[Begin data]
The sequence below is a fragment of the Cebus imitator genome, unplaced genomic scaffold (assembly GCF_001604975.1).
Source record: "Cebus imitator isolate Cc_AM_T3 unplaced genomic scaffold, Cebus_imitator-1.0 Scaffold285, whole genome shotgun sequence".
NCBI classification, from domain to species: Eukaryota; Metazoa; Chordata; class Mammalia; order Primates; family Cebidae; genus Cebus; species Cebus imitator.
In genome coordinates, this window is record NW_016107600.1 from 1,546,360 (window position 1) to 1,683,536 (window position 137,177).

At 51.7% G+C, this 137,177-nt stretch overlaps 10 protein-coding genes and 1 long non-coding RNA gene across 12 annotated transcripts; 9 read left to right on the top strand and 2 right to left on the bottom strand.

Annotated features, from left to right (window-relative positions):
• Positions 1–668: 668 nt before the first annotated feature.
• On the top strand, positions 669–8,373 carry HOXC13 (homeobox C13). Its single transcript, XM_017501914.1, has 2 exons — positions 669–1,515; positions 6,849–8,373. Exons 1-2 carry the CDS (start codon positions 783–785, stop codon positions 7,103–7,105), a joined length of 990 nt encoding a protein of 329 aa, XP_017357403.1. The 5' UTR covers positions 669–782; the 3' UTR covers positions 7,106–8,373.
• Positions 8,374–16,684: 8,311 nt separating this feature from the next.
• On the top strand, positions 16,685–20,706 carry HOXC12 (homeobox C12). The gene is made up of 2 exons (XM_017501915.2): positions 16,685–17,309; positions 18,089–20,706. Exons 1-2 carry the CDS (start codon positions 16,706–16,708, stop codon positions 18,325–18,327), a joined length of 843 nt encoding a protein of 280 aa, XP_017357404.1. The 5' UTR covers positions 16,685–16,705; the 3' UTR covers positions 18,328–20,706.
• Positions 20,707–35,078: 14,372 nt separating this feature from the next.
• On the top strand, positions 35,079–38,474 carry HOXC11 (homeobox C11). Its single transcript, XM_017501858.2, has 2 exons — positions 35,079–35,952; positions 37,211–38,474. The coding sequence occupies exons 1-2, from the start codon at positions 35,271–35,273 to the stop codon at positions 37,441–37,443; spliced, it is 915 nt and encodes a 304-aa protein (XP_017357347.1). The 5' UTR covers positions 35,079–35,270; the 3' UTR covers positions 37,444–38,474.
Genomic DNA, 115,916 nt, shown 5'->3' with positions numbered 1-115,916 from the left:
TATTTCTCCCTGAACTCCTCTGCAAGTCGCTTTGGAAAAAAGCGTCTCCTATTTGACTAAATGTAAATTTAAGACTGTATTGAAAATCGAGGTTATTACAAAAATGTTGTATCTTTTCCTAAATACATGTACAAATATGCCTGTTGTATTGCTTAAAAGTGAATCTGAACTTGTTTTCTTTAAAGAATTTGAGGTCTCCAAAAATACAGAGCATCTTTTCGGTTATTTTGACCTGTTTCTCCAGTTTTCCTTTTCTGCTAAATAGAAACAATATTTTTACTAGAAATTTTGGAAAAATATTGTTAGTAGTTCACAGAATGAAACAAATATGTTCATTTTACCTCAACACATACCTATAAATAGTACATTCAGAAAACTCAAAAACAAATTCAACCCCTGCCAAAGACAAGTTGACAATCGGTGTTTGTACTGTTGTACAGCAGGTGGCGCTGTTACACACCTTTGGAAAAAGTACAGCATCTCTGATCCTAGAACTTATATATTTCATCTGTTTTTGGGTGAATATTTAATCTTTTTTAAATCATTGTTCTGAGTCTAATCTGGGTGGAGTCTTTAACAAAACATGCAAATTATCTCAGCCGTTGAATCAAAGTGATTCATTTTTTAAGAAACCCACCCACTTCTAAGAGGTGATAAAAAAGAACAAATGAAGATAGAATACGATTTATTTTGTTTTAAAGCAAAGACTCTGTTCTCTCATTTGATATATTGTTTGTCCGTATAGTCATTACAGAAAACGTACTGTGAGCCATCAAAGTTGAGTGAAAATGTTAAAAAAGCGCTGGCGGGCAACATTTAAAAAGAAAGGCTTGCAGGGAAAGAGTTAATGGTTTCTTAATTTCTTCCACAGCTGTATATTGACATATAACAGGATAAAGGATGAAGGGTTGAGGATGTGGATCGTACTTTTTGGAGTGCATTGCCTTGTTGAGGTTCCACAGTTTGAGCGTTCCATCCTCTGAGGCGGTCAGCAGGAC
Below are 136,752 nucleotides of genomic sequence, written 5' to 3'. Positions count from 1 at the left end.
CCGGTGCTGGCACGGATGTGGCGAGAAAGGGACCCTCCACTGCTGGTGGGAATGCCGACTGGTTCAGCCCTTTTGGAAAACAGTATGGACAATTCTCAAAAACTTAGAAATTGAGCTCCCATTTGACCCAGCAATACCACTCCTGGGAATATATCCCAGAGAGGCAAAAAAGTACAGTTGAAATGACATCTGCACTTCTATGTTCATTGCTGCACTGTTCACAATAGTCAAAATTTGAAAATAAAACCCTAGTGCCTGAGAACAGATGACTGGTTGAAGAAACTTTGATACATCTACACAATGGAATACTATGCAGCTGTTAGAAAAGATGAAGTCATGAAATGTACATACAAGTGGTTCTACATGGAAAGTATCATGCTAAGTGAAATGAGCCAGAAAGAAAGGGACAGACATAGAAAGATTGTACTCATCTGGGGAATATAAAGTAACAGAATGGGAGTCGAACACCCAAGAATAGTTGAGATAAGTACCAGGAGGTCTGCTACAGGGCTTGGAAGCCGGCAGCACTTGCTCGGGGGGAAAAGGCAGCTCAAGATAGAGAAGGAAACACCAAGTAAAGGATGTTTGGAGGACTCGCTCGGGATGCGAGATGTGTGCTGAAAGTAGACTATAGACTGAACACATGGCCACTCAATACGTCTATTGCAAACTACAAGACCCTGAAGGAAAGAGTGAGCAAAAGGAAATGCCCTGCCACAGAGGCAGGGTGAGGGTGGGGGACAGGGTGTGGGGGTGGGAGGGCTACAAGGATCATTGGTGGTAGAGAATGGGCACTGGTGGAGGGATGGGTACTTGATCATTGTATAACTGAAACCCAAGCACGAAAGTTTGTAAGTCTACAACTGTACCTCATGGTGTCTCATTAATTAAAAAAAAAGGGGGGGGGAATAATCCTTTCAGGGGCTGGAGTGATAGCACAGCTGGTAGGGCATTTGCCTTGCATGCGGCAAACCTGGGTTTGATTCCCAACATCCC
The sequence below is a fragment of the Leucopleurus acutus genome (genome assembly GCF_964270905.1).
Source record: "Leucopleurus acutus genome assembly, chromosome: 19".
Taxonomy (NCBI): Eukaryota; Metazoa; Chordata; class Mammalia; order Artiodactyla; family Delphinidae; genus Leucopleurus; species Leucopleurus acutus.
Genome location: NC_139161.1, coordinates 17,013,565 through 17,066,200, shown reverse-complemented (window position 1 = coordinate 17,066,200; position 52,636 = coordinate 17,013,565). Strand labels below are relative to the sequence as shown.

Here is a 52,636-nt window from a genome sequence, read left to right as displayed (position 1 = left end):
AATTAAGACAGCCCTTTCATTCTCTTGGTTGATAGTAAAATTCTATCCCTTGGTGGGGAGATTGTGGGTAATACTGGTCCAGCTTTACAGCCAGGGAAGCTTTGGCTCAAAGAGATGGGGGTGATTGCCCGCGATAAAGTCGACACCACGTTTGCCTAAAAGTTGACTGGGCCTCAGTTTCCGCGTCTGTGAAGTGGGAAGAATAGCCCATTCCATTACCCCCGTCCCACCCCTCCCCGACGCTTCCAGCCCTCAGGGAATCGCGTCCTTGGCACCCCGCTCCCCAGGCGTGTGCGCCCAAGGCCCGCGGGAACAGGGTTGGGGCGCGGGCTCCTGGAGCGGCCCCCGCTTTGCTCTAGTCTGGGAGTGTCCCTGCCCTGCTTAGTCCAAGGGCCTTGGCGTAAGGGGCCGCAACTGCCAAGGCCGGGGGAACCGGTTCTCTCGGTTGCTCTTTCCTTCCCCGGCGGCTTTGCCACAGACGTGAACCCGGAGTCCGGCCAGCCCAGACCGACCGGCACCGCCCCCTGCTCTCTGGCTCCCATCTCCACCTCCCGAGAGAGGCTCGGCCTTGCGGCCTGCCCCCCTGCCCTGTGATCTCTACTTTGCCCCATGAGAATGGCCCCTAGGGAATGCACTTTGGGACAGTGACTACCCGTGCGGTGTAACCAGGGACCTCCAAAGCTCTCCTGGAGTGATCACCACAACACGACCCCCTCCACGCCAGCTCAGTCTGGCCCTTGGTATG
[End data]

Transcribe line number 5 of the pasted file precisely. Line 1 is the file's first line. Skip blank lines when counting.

At 51.7% G+C, this 137,177-nt stretch overlaps 10 protein-coding genes and 1 long non-coding RNA gene across 12 annotated transcripts; 9 read left to right on the top strand and 2 right to left on the bottom strand.